The annual April Falls campaign by the Health Quality and Safety Commission seeks to raise awareness of the harm of falls and this year has a theme of Live Stronger for Longer to try and help prevent falls which impact on one-in-three people aged over 65 each year.
Sandy Blake, Clinical lead for the Commission’s reducing harm from falls programme, says falls can be devastating for older people.
‘Not every fall results in an injury, but those that do can cause broken bones, which can be painful and take a long time to heal.’
She said a fall can also make people fearful of falling again which stops them doing the things they used to do. “This can lead to social isolation and even depression.”
Last year the Commission, ACC and the Ministry of Health launched the Live Stronger for Longer website which seeks to prevent falls in people over 65 and keep them independent at home. It includes a focus on ‘use it or lose it’, based around the clinical evidence that exercises that strengthen leg and core muscles help improve balance and reduce the risk of falling. The website provides links to community strength and balance classes nationwide that have been given the quality ‘tick’ for meeting the nine clinical assessment criteria for community group or in-home programmes for older people.
Blake said over half of people aged over 80 will have a fall each year and for those whose fall results in a hip fracture only half of those who survive will walk unaided again. “Many will not regain their former degree of mobility, and this can result in admission to aged residential care earlier than would otherwise be expected.”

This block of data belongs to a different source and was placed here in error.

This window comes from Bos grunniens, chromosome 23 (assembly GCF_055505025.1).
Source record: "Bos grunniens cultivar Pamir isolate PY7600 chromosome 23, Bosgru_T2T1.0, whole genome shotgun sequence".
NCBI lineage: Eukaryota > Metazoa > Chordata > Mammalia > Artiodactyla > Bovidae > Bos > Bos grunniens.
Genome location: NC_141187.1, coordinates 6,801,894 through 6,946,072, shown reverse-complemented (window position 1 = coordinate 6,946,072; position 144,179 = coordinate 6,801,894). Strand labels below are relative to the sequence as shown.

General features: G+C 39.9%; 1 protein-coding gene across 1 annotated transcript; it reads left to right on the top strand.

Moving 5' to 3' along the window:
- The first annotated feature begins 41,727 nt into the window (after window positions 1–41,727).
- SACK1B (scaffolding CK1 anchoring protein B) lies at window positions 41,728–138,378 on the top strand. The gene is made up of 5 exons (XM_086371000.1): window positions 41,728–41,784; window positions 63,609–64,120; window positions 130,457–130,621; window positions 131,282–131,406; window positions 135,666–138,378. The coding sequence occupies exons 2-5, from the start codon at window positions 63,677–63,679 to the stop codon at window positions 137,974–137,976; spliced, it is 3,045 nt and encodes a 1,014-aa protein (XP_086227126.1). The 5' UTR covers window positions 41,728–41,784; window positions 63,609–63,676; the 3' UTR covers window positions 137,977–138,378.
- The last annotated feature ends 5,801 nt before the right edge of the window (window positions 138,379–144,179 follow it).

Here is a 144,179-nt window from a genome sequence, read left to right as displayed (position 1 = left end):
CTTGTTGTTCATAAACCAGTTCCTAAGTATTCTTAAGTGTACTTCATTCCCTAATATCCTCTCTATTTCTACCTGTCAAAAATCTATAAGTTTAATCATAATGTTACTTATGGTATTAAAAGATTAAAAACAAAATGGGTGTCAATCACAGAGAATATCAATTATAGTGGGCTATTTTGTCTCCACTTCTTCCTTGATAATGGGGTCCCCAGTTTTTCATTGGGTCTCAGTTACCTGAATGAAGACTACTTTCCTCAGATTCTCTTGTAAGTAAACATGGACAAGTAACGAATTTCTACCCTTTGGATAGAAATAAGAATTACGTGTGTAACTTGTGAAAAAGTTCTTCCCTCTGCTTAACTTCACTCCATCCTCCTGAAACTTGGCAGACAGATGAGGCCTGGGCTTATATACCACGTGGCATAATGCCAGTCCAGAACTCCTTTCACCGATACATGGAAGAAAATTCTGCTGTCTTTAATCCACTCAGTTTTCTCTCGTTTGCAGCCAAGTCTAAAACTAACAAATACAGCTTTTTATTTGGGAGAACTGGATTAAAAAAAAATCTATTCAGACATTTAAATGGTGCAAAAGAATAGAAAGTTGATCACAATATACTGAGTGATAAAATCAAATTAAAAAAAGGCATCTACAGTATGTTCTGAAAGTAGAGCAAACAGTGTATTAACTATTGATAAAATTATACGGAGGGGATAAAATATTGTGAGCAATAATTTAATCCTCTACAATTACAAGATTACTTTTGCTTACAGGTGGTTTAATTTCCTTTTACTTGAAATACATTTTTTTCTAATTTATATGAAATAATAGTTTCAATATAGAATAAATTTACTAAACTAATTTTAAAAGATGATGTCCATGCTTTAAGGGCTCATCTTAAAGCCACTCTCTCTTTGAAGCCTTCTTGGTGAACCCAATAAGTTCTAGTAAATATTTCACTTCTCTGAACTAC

She said the good news was that it was never too late to build up bones and keep them strong and healthy.
“Exercise classes can help prevent falls and give older people the chance to have some fun and meet new people, or see if in-home support is appropriate.”
“If you know of anyone who has had a fall, or has limited their activities because of a fall, encourage them to join a class in their community!”
Meanwhile the Commission’s Reducing Harm from Falls programme continues to also work on reducing in-hospital falls which has helped lead to 107 fewer in-hospital falls resulting in fractured hips between September 2014 and September 2017.
It also continues to promote health care workers to “Ask, Assess, Act” to identify those who may be most at risk of falls with a summary of the three key screening questions and other information released on a pocket card.
More information here on the Reducing Harm from Falls campaign.
Want more of the latest sector news, information, opinion and discussion straight to your inbox? Subscribe to our free weekly newsletter: http://healthcentral.nz/subscribe/